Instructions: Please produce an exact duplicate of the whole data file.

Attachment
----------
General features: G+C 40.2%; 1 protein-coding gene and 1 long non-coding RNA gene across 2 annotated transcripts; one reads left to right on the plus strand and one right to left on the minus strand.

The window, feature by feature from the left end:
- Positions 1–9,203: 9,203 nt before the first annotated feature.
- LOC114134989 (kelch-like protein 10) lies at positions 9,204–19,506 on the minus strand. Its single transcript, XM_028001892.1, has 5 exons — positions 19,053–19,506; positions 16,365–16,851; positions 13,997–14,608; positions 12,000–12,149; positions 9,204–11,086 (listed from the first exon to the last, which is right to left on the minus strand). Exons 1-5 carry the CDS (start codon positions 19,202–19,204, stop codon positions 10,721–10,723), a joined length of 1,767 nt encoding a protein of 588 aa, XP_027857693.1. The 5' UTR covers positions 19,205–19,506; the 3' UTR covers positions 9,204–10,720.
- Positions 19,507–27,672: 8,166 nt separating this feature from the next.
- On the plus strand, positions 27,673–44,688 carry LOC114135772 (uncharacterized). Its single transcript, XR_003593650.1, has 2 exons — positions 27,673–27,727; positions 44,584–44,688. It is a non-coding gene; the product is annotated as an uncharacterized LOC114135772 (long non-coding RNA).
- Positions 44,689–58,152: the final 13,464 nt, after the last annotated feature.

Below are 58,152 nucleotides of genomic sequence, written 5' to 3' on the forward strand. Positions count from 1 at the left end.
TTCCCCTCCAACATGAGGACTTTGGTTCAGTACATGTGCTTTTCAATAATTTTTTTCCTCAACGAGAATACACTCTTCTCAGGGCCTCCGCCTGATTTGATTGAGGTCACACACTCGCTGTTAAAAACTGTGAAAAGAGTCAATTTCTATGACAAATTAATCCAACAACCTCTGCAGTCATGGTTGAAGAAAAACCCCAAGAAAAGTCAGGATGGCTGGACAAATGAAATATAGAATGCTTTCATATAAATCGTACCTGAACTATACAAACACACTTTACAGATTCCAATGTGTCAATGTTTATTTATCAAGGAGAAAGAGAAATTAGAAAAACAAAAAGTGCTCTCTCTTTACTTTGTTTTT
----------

General features: G+C 40.2%; 1 protein-coding gene and 1 long non-coding RNA gene across 2 annotated transcripts; one reads left to right on the plus strand and one right to left on the minus strand.

The window, feature by feature from the left end:
- Positions 1–9,203: 9,203 nt before the first annotated feature.
- LOC114134989 (kelch-like protein 10) lies at positions 9,204–19,506 on the minus strand. Its single transcript, XM_028001892.1, has 5 exons — positions 19,053–19,506; positions 16,365–16,851; positions 13,997–14,608; positions 12,000–12,149; positions 9,204–11,086 (listed from the first exon to the last, which is right to left on the minus strand). Exons 1-5 carry the CDS (start codon positions 19,202–19,204, stop codon positions 10,721–10,723), a joined length of 1,767 nt encoding a protein of 588 aa, XP_027857693.1. The 5' UTR covers positions 19,205–19,506; the 3' UTR covers positions 9,204–10,720.
- Positions 19,507–27,672: 8,166 nt separating this feature from the next.
- On the plus strand, positions 27,673–44,688 carry LOC114135772 (uncharacterized). Its single transcript, XR_003593650.1, has 2 exons — positions 27,673–27,727; positions 44,584–44,688. It is a non-coding gene; the product is annotated as an uncharacterized LOC114135772 (long non-coding RNA).
- Positions 44,689–58,152: the final 13,464 nt, after the last annotated feature.

Below are 58,152 nucleotides of genomic sequence, written 5' to 3' on the forward strand. Positions count from 1 at the left end.
TTCCCCTCCAACATGAGGACTTTGGTTCAGTACATGTGCTTTTCAATAATTTTTTTCCTCAACGAGAATACACTCTTCTCAGGGCCTCCGCCTGATTTGATTGAGGTCACACACTCGCTGTTAAAAACTGTGAAAAGAGTCAATTTCTATGACAAATTAATCCAACAACCTCTGCAGTCATGGTTGAAGAAAAACCCCAAGAAAAGTCAGGATGGCTGGACAAATGAAATATAGAATGCTTTCATATAAATCGTACCTGAACTATACAAACACACTTTACAGATTCCAATGTGTCAATGTTTATTTATCAAGGAGAAAGAGAAATTAGAAAAACAAAAAGTGCTCTCTCTTTACTTTGTTTTT